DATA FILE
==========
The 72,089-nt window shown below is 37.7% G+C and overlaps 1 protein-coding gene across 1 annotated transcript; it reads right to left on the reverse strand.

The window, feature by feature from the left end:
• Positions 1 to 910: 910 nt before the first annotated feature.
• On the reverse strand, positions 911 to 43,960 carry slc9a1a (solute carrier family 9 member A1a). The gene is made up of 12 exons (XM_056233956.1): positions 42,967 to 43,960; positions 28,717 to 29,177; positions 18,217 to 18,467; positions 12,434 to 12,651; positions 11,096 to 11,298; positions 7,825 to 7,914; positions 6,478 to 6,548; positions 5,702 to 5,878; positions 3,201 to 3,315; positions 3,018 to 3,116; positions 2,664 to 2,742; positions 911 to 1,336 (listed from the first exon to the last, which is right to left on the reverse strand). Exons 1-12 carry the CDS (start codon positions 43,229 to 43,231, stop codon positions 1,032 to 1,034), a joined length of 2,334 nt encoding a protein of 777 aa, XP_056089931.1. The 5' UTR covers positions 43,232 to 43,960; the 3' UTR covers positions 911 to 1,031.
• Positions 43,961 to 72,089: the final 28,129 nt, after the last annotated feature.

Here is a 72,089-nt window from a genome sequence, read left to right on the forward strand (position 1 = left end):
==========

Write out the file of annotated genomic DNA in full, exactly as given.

The 72,089-nt window shown below is 37.7% G+C and overlaps 1 protein-coding gene across 1 annotated transcript; it reads right to left on the reverse strand.

The window, feature by feature from the left end:
• Positions 1 to 910: 910 nt before the first annotated feature.
• On the reverse strand, positions 911 to 43,960 carry slc9a1a (solute carrier family 9 member A1a). The gene is made up of 12 exons (XM_056233956.1): positions 42,967 to 43,960; positions 28,717 to 29,177; positions 18,217 to 18,467; positions 12,434 to 12,651; positions 11,096 to 11,298; positions 7,825 to 7,914; positions 6,478 to 6,548; positions 5,702 to 5,878; positions 3,201 to 3,315; positions 3,018 to 3,116; positions 2,664 to 2,742; positions 911 to 1,336 (listed from the first exon to the last, which is right to left on the reverse strand). Exons 1-12 carry the CDS (start codon positions 43,229 to 43,231, stop codon positions 1,032 to 1,034), a joined length of 2,334 nt encoding a protein of 777 aa, XP_056089931.1. The 5' UTR covers positions 43,232 to 43,960; the 3' UTR covers positions 911 to 1,031.
• Positions 43,961 to 72,089: the final 28,129 nt, after the last annotated feature.

Here is a 72,089-nt window from a genome sequence, read left to right on the forward strand (position 1 = left end):